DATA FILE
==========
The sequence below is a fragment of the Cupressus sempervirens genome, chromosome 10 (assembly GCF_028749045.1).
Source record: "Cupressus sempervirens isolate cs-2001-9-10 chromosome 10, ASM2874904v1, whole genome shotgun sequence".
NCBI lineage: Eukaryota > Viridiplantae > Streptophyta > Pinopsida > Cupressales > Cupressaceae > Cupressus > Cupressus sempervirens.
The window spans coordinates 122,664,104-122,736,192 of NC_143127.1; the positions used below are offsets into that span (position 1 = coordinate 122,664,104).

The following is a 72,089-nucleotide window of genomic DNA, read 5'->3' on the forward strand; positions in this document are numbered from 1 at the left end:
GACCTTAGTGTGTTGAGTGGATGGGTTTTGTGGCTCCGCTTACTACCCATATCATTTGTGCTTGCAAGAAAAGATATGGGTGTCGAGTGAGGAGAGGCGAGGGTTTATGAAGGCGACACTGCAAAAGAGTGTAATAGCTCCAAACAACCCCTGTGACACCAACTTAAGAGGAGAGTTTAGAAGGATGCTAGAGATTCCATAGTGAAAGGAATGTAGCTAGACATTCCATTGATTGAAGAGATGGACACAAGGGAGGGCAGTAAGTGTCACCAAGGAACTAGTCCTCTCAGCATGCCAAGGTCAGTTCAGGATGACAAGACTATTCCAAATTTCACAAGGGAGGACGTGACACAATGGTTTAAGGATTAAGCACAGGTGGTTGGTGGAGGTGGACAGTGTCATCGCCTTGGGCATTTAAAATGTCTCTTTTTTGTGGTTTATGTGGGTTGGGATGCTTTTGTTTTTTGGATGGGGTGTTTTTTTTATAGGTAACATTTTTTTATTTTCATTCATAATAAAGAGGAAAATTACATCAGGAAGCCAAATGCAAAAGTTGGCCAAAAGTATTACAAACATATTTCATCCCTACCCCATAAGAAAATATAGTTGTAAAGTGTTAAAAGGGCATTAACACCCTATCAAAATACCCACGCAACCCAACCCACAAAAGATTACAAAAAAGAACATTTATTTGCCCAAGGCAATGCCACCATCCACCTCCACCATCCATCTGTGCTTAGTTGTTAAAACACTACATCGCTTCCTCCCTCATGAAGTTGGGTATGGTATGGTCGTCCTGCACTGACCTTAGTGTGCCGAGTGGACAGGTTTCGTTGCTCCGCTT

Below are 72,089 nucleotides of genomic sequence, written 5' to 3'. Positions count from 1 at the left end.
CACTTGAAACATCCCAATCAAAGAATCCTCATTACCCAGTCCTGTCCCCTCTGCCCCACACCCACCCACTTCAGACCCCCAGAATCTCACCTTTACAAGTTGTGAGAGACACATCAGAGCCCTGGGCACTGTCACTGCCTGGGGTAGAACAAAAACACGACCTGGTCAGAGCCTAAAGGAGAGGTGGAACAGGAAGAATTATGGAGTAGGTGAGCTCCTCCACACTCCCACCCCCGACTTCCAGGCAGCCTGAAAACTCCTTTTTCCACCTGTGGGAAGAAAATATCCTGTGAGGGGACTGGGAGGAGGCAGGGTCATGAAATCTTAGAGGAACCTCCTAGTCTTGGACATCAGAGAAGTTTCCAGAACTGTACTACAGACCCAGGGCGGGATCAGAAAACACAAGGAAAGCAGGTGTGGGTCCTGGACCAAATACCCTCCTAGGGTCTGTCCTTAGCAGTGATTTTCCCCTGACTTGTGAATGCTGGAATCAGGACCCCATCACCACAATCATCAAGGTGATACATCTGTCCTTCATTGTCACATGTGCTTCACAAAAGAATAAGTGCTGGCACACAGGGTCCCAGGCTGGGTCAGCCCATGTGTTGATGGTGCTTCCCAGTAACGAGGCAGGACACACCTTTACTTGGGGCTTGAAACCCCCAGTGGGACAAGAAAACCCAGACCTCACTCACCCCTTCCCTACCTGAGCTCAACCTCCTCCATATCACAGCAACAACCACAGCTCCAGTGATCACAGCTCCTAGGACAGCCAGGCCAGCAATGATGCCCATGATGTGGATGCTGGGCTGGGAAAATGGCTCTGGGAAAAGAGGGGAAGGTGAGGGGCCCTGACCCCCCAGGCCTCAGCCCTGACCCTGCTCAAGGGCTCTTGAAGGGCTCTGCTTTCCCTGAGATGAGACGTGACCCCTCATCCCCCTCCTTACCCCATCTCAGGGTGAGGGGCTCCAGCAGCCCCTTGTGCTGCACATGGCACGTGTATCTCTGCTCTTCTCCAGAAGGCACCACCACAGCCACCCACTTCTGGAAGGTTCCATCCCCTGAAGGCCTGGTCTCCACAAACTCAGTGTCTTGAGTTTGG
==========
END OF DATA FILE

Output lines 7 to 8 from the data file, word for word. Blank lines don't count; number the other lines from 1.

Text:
Below are 72,089 nucleotides of genomic sequence, written 5' to 3'. Positions count from 1 at the left end.
CACTTGAAACATCCCAATCAAAGAATCCTCATTACCCAGTCCTGTCCCCTCTGCCCCACACCCACCCACTTCAGACCCCCAGAATCTCACCTTTACAAGTTGTGAGAGACACATCAGAGCCCTGGGCACTGTCACTGCCTGGGGTAGAACAAAAACACGACCTGGTCAGAGCCTAAAGGAGAGGTGGAACAGGAAGAATTATGGAGTAGGTGAGCTCCTCCACACTCCCACCCCCGACTTCCAGGCAGCCTGAAAACTCCTTTTTCCACCTGTGGGAAGAAAATATCCTGTGAGGGGACTGGGAGGAGGCAGGGTCATGAAATCTTAGAGGAACCTCCTAGTCTTGGACATCAGAGAAGTTTCCAGAACTGTACTACAGACCCAGGGCGGGATCAGAAAACACAAGGAAAGCAGGTGTGGGTCCTGGACCAAATACCCTCCTAGGGTCTGTCCTTAGCAGTGATTTTCCCCTGACTTGTGAATGCTGGAATCAGGACCCCATCACCACAATCATCAAGGTGATACATCTGTCCTTCATTGTCACATGTGCTTCACAAAAGAATAAGTGCTGGCACACAGGGTCCCAGGCTGGGTCAGCCCATGTGTTGATGGTGCTTCCCAGTAACGAGGCAGGACACACCTTTACTTGGGGCTTGAAACCCCCAGTGGGACAAGAAAACCCAGACCTCACTCACCCCTTCCCTACCTGAGCTCAACCTCCTCCATATCACAGCAACAACCACAGCTCCAGTGATCACAGCTCCTAGGACAGCCAGGCCAGCAATGATGCCCATGATGTGGATGCTGGGCTGGGAAAATGGCTCTGGGAAAAGAGGGGAAGGTGAGGGGCCCTGACCCCCCAGGCCTCAGCCCTGACCCTGCTCAAGGGCTCTTGAAGGGCTCTGCTTTCCCTGAGATGAGACGTGACCCCTCATCCCCCTCCTTACCCCATCTCAGGGTGAGGGGCTCCAGCAGCCCCTTGTGCTGCACATGGCACGTGTATCTCTGCTCTTCTCCAGAAGGCACCACCACAGCCACCCACTTCTGGAAGGTTCCATCCCCTGAAGGCCTGGTCTCCACAAACTCAGTGTCTTGAGTTTGG